My local council (Wellingborough) wish to develop the land surrounding and on which my leased home is built. They do not have the money to do it, and no developers are currently willing to put up the money to do the development, which means that it is unlikely to happen. Unfortunately, Gordon Brown with his "vacuum cleaner" approach to economics (i.e. "Chuck the money out the back of the machine fast enough and we'll create a vacuum, which will hopefully attract money in at the front end!"), has promised money to the local RDA, who in turn have promised £1 million to Wellingborough to build a service road into the proposed development in order to "Attract developers because they won't have the road to build". Some hope!
      The Japanese tried that approach some 20 years ago and they are still waiting for their return on investment! Interestingly Northamptonshire needs what the councillors estimate to be £20 million to repair the current roads. If we can stop this one being built then there's a small contribution towards that bill through the saving. However, if we can't, the repair bill will go up to include the preservation of a road that goes nowhere, no one currently wants and its only achievement will be the destruction of 3 houses worth a total of around £350,000. What madness!
      However, we can't blame Wellingborough council – after all, most of us would be happy to spend £1 million if someone else made it available on condition that we spent it, wouldn't we? Mind you, I suspect that most of us would want some sort of certainty that the project was going to get the desired result if we had to provide £350,000 ourselves, isn't that true?
      Anyway, it is all due to start on 30th July 2010 so if before that date anyone can answer the question "When will the RDAs cease or has any other useful information that I might be able to use to stop Wellingborough building this road, I would be very pleased to read the posting. Good luck to all on Thursday!

  8. tally
    Posted March 6, 2010 at 1:25 am | Permalink

    Does this mean the Conservatives will treat England as one region or dare I say it, a country in its own right?

  9. English Conservative
    Posted March 6, 2010 at 8:15 am | Permalink

    Fantastic news that RDAs are to be scrapped.

    But how unfortunate that Cameron has gone back on the long-standing Conservative pledge of "English Votes on English Laws" that was made under Hague, IDS and Howard. Even Cameron himself promised to give English MPs the decisive say on English legislation.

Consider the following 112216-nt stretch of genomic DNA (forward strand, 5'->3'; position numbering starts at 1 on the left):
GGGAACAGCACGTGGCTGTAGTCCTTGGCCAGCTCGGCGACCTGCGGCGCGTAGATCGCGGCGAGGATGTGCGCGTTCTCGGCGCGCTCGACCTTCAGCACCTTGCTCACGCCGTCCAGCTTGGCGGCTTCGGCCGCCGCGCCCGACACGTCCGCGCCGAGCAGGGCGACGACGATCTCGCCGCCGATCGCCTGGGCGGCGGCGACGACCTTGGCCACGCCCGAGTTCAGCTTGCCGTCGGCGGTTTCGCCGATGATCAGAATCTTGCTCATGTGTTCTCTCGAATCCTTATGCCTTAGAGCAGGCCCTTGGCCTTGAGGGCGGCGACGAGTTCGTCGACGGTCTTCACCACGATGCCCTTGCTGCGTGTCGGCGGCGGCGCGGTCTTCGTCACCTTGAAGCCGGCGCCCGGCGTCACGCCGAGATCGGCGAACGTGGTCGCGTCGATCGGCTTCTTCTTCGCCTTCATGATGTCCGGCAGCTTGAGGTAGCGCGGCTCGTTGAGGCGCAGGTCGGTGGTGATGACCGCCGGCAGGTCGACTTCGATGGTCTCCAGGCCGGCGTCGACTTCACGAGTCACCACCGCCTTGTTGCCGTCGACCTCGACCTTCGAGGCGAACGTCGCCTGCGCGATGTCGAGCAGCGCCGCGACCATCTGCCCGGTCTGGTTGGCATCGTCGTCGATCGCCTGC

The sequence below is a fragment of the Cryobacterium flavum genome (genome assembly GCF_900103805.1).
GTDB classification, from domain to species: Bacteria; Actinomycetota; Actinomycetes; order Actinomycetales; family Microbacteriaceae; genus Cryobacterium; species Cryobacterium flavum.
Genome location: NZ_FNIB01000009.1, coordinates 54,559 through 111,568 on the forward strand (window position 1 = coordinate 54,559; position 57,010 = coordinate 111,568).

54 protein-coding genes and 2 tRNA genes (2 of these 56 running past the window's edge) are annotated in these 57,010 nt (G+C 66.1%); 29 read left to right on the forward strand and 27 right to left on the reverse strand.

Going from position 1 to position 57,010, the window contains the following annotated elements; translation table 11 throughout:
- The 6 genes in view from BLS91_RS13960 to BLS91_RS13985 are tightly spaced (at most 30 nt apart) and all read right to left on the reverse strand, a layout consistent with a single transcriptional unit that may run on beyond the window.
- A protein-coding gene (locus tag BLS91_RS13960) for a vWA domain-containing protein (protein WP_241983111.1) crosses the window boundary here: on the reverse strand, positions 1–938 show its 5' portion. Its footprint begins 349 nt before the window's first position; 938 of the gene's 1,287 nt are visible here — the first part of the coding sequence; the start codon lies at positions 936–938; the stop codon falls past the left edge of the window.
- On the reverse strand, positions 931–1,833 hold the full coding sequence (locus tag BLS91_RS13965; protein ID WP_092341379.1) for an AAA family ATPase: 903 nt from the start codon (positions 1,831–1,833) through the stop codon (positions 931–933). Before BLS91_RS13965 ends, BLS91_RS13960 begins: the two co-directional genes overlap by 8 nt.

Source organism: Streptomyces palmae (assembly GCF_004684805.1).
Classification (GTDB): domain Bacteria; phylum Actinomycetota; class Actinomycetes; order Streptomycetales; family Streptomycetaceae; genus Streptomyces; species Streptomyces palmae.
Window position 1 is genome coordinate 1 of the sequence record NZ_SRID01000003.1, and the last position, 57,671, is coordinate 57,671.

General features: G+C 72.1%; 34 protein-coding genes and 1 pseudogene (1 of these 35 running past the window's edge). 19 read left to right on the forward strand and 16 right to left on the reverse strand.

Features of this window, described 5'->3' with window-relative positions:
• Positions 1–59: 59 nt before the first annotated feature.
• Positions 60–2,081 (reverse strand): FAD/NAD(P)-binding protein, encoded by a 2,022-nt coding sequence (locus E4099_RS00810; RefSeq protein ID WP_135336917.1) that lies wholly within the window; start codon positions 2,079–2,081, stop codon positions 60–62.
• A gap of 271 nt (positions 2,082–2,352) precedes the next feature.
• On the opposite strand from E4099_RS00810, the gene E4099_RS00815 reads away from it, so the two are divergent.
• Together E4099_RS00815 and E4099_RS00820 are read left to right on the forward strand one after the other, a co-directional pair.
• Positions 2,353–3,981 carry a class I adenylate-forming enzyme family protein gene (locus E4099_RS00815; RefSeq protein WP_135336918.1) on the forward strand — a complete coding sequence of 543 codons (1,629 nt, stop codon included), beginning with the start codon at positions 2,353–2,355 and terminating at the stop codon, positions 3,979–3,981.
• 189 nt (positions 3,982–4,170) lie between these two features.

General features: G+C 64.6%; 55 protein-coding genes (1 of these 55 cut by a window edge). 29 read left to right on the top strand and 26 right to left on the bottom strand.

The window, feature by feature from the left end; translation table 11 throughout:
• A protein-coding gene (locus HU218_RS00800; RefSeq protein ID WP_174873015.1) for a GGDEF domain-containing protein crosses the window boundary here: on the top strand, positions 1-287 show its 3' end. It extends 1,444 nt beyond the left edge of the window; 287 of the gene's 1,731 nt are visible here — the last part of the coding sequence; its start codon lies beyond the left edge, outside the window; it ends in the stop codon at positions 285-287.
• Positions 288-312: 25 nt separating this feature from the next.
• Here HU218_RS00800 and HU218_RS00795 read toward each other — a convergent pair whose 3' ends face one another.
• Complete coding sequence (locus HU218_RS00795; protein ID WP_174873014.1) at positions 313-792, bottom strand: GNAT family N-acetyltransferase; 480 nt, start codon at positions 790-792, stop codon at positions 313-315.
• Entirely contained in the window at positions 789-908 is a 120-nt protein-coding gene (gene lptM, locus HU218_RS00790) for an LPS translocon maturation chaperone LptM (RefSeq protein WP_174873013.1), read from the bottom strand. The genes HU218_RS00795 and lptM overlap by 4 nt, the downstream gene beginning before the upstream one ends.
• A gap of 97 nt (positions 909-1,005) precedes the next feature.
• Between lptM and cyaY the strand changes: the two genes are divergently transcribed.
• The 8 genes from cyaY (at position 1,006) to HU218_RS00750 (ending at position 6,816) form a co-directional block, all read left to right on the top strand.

Now we learn that, under a Cameron government, Scottish MPs will still be allowed to vote on English Laws at second and third readings, potentially having the decisive say, as in the Tuition Fees and Foundation Hospital votes.

  10. Mike Paterson
    Posted March 6, 2010 at 8:20 am | Permalink

    Why should that spend be transferred to local government or Whitehall at all? Surely it should be part of the Cut the Deficit strategy and simply disappear altogether.

  11. Patrick Harris
    Posted March 6, 2010 at 10:45 am | Permalink

    Is this another "cast iron" promise? – vote English Democrats – "putting England first"

    • Riddi of England
      Posted March 6, 2010 at 8:39 pm | Permalink

      Amen to that.

  12. James W Gash
    Posted March 6, 2010 at 11:10 am | Permalink

    I'll believe it when I see it.

  13. Alan England
    Posted March 6, 2010 at 11:43 am | Permalink

    Now you've done the easy bit, what is now proposed to replace them? Not being privy the thinking of the Conservatives' inner sanctum, I don't suppose you know. If you did, you would have said!

    If Cameron ["there's Scottish blood flowing through my veins"] really wants to win the forthcoming general election with a workable majority, he'll commit the Conservatives to holding a referendum in England on the creation of an English Parliament with no less powers than those devolved to Scotland.

    16% of the YooKay's population have three 'parliaments' between them, whilst the 84% in England have none, and are subjected to the persistent interference in England's affairs by MPs representing N Ireland, Scotland and Wales who now have much more time on their hands to do so!

    Surely in a true democracy the interests and opinions of the majority (84%) would receive no less consideration than those of the minorities (16%)!

    .

  14. Ian Campbell